2 – Go back to “walking the walk.” I know that deadlines are approaching quickly, but if you can, visit campus, especially if you haven’t done so already. I’ve said it before; there is nothing like a stroll around campus to see if it’s the right place for you. Take the tour, check out the studios and dorms, eat in the cafeteria, and talk to students and professors. My oldest son thought Tufts was a funny name for a university. Then he visited campus and exclaimed “wow, I love it here.” End of story.

3 – Trust your gut. This is easier than it sounds. Sometimes the answer is right in front of you but there are too many distractions for you to see clearly. If you can, narrow your choices down to two colleges, then flip a coin and mentally accept the results. You’ll probably feel joy, relief, or perhaps a bit of anguish. Those feelings will tell you the real right choice.

4 – If you get wait-listed don’t get too discouraged. You still have a chance to get in, even though it may be a small one. My first recommendation is to accept an offer from one of the institutions that admitted you. Pick a place you’d honestly like to attend. Then congratulate yourself; you’re going to college!

Believe it or not, that does remove a lot of the pressure. If you’re still focused on a wait-listed school let the school know as soon as possible; they like to know that they’re your top choice. Reach out to the school’s admissions counselor for your region, and express your interest. Tell him or her why you prefer their school. I’d also suggest sending additional information that can tip the scale in your favor. Examples might include recent additions to your portfolio, and an achievement or acknowledgement you’ve received since you applied.

5 – Breathe. Don’t forget to take time to sit back and congratulate yourself. You’ve worked hard to get to this point and you’re about to begin your life’s next great adventure. Enjoy the day dreams of what college will be like and look forward to the exciting opportunities ahead.
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4 Tour Tips Help You Choose The Right College

Campus tours are valuable during any part of your college search. For rising juniors or seniors they can help narrow down the type of institution you’re searching for, as well as where you want to be geographically. For graduating seniors they can become a window into your future.

Within the next few weeks high school seniors will know all of their college options. That means final decisions need to be made in a little over a month. The pressure is on. To break a tie between two favorites, or just for personal assurance, I’d suggest making one more quick campus visit. Whether you’ve toured before or not, aim to get the most out of the experience by personalizing your trip.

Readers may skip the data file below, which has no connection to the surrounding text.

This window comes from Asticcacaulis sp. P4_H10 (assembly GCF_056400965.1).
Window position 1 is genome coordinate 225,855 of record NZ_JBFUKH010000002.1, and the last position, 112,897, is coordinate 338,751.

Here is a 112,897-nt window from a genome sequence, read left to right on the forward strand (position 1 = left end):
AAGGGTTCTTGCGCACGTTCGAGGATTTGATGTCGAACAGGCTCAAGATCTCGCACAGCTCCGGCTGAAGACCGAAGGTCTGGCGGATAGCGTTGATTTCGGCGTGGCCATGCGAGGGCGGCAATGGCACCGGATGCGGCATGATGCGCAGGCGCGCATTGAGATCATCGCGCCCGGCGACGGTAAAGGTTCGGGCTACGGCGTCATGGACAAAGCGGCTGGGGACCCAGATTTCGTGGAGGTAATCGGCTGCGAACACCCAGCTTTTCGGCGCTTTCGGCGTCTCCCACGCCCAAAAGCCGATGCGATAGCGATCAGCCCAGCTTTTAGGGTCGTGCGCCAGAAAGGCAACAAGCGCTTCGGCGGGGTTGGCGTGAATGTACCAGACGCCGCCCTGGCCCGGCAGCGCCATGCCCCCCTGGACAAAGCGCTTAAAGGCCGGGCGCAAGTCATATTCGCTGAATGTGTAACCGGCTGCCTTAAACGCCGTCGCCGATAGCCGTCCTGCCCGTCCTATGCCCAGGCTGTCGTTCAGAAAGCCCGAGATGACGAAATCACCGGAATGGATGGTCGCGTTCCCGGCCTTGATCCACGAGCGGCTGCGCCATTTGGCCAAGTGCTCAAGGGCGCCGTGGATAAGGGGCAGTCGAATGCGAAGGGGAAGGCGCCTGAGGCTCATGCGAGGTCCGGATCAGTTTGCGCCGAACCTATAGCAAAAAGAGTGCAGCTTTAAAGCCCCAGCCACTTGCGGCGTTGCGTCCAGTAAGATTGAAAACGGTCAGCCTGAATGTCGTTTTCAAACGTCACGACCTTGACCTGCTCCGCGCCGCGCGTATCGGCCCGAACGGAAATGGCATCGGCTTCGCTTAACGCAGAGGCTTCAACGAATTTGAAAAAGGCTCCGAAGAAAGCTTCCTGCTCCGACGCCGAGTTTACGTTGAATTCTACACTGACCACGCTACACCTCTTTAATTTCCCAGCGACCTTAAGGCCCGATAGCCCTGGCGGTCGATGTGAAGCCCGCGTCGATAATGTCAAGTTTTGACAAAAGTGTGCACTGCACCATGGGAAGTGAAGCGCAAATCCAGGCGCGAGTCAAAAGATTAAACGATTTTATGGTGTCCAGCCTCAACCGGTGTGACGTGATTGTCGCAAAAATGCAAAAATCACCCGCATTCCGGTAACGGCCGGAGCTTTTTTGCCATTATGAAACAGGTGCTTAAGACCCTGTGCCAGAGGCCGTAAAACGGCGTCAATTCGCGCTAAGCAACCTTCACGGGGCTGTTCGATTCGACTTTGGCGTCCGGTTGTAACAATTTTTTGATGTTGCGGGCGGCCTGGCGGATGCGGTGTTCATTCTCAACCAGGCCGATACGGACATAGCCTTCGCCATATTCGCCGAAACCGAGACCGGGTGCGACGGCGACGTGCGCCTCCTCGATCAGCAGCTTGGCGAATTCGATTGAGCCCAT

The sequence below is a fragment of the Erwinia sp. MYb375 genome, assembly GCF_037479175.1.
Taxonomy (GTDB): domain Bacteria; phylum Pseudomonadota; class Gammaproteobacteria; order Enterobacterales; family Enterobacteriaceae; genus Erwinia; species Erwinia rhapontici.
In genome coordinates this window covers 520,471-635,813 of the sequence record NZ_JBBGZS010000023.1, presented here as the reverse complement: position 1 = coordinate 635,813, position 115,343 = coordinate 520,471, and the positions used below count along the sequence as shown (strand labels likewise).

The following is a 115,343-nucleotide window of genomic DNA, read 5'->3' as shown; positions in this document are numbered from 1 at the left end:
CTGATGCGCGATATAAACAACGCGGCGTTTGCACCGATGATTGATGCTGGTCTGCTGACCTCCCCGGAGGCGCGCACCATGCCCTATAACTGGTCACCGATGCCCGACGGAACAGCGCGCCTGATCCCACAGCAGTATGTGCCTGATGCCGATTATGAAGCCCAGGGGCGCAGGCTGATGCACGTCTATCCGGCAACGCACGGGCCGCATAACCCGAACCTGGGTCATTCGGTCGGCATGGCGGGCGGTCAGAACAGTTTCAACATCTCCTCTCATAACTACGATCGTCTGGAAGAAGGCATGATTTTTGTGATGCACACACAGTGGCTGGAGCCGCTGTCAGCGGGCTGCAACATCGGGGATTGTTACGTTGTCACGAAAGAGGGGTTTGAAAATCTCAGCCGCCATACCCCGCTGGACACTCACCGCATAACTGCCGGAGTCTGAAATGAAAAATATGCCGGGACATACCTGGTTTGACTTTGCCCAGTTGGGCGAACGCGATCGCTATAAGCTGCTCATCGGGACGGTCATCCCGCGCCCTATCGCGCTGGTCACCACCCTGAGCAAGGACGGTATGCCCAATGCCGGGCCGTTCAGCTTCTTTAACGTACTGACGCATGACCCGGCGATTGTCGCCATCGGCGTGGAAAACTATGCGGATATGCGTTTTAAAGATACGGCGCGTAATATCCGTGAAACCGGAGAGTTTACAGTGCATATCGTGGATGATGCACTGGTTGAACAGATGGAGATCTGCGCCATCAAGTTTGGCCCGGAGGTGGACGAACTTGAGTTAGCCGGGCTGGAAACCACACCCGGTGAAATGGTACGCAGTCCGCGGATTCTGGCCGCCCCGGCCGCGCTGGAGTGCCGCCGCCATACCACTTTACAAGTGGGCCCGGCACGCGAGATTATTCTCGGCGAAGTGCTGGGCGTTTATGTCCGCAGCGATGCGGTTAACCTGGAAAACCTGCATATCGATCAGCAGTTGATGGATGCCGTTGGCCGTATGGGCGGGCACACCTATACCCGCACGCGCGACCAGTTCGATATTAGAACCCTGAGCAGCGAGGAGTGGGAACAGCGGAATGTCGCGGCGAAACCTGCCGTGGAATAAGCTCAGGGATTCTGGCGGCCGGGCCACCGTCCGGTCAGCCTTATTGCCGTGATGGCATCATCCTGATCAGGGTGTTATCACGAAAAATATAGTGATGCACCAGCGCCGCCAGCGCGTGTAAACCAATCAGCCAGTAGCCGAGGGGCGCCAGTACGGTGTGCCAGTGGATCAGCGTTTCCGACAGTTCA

Campus visits typically include an information session and a campus tour. I’d suggest you spice it up a bit. Add some exploration time into your schedule and make sure you see the places you want to see. The benefit will be a more accurate feel for life on campus. Here are the best options:

1. Wander around campus. Get lost. Walk into buildings just to see what’s inside. Find areas that entice you. If Ceramics is your passion, then make sure you locate the clay studio. Don’t be shy to stop and engage a student or professor along the way. Asking for directions can lead to a tour of spaces you didn’t know existed and new insights.

MassArt cafeteria

MassArt cafeteria

2. Engage with students. Go to the cafeteria or student union and strike up a conversation. This is your chance to obtain impromptu and honest opinions of what people really like or dislike about the college.

3. Sit in on a class. Your admissions representative will be happy to set this up for you. It will give you a view into your life for the next four years.

4. Spend the night. Your admissions representative can set this up for you as well. Better yet, if you know someone on campus ask if they can put you up for a night. The idea here is to give you the opportunity to see what campus life is like beyond classes. You’ll experience dorm life, gain a better feel for time spent in the studio after hours, and get a first-hand take on the morning rush at the Cheerios counter.

SAIC dorm studio

SAIC dorm studio